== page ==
- Building Innovations
- MODULAR CONSTRUCTION
- Circular Economy
Modular Buildings and the Circular Economy
Coauthored by William Hughes
Construction companies have been showing renewed interest in modular building solutions, likely due to turmoil in the global economy and local real estate markets. Modular buildings are 70% to 80% prefabricated at the factory and only need to be assembled during onsite construction. Modern assembly techniques yield modular buildings that are quicker to build at a high level of quality and ultimately easier to demolish than concrete construction.
The Growing Modular Building Business
In South Korea, large construction companies such as GS Engineering & Construction (GS E&C) are showing interest in the overseas modular housing business amid a domestic downturn in the apartment construction market. Since 2020, GS E&C has taken actions to enter the European modular building business by acquiring two companies—Elements Europe, a UK-based mid and high rise steel modular company, and Danwood S.A., a wooden modular housing company located in Poland. At the end of July 2023, Elements Europe announced it had been awarded the Camp Hill project to construct rental housing and commercial facilities using a steel module method in Birmingham, UK.
From the manufacturer’s point of view, modular housing projects can be a way to foster new business. South Korean electronics manufacturer LG Electronics, in partnership with GS E&C, is considering the modular housing business with its Smart Cottage concept. LG is reviewing the development of a business model that combines high efficiency products such as heat pumps and induction electric ranges with modular housing and is looking into future business opportunities for replacing old houses in the countryside with Smart Cottages.
The architecture, engineering, and construction industry has also been at the forefront of modular buildings for healthcare, responding rapidly to unprecedented hospital bed demand during the COVID-19 pandemic by building modular and prefabricated hospitals for hard-hit communities. In China, modular solutions and building information modeling have been used to reduce the time it typically takes to build a hospital from 3 years to 13 days. Module technology, which has the advantage of quick construction, has also helped secure hospital beds in Mexico and the UK.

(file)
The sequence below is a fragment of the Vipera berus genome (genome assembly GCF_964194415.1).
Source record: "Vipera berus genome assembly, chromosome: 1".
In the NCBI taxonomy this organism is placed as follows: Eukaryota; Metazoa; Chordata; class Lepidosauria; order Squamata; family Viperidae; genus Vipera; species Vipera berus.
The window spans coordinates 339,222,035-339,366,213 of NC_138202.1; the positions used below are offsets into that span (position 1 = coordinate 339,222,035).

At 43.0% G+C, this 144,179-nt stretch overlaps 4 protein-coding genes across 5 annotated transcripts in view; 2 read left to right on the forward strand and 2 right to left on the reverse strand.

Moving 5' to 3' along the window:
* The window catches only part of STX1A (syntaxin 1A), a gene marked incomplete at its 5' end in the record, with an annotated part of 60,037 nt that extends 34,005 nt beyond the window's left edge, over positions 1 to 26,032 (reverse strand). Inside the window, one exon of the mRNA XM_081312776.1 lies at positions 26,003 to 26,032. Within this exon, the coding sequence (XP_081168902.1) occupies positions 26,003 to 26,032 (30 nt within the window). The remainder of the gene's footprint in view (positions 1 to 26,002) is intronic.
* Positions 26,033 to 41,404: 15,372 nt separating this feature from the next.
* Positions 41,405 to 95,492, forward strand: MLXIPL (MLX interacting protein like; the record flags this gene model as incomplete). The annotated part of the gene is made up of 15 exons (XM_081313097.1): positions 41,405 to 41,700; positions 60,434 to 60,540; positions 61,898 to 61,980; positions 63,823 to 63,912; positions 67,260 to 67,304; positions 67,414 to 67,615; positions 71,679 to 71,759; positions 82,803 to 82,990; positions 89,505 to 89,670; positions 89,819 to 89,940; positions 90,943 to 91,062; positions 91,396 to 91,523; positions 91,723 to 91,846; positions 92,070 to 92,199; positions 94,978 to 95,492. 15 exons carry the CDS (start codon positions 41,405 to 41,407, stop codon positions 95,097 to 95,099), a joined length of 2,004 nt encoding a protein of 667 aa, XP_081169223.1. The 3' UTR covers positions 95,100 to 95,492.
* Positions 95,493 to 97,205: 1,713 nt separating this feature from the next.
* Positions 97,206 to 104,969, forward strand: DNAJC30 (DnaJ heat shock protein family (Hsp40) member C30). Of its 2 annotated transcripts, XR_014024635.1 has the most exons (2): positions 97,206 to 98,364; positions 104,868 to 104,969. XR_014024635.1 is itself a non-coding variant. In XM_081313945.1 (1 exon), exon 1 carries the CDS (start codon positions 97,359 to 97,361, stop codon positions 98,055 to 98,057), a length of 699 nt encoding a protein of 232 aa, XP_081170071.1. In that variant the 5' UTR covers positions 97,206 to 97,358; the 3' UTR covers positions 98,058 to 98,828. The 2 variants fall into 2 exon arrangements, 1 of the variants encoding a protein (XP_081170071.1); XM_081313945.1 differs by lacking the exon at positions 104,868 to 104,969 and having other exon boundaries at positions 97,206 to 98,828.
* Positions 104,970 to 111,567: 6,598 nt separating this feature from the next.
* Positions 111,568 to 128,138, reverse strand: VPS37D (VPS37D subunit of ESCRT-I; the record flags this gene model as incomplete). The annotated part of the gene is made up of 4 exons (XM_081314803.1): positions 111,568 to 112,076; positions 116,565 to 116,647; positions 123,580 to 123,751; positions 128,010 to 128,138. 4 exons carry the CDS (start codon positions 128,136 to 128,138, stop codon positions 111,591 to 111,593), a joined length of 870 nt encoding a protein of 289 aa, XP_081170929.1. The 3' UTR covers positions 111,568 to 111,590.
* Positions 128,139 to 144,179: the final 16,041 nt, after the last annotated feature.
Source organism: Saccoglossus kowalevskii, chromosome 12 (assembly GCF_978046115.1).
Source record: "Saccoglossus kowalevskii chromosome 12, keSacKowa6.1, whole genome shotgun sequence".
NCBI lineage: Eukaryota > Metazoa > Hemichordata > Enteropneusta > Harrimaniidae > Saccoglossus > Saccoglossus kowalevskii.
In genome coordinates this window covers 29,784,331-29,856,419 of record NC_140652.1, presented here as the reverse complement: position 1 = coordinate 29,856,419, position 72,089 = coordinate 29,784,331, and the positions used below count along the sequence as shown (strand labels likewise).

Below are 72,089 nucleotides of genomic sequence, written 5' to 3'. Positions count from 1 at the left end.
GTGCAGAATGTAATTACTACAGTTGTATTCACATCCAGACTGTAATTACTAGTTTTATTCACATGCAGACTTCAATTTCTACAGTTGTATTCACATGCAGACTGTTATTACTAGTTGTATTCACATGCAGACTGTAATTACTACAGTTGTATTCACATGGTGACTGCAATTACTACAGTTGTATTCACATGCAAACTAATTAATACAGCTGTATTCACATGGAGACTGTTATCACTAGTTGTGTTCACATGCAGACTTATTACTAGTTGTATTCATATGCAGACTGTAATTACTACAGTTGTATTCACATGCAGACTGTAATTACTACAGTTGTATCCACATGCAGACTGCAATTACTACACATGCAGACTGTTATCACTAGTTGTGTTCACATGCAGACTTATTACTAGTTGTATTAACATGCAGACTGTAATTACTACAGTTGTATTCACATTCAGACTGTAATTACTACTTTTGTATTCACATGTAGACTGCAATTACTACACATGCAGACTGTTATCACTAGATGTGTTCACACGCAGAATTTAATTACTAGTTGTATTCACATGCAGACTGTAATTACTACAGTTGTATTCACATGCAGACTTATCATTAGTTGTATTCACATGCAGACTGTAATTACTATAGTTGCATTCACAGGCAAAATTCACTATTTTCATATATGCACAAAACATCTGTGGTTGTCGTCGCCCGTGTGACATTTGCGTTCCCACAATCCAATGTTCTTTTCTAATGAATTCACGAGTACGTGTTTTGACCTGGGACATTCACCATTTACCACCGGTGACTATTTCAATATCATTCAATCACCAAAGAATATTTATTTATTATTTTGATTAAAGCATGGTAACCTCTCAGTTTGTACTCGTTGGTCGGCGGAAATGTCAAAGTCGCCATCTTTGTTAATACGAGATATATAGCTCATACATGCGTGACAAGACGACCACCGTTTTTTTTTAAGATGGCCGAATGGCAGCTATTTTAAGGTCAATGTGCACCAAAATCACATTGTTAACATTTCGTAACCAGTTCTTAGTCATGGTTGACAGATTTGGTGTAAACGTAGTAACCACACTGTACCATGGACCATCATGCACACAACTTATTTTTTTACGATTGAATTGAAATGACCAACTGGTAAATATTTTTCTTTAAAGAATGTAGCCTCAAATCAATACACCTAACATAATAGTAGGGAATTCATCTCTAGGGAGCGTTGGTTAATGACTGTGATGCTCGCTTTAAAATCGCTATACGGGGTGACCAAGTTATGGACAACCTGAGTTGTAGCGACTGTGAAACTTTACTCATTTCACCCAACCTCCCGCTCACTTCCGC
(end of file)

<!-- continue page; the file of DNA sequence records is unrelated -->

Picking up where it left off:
Challenges and Opportunities
As the previous examples show, interest in the modular construction business has been increasing, but modular buildings still have a long way to go to achieve a meaningful market size compared with the current concrete construction market. The use of video analysis during construction has improved quality and reduced excessive time required onsite to assemble modules that do not fit properly; however, there is still room for improvement. Also, local governments need to update the laws and regulations related to modular buildings.
A key area of opportunity is the use of building materials designed to facilitate standardized recycling. Rather than having the demolition of each building be a highly customized event, buildings can be designed for deconstruction and circularity. Contributing to the circular economy may help modular buildings secure their place in the future of construction.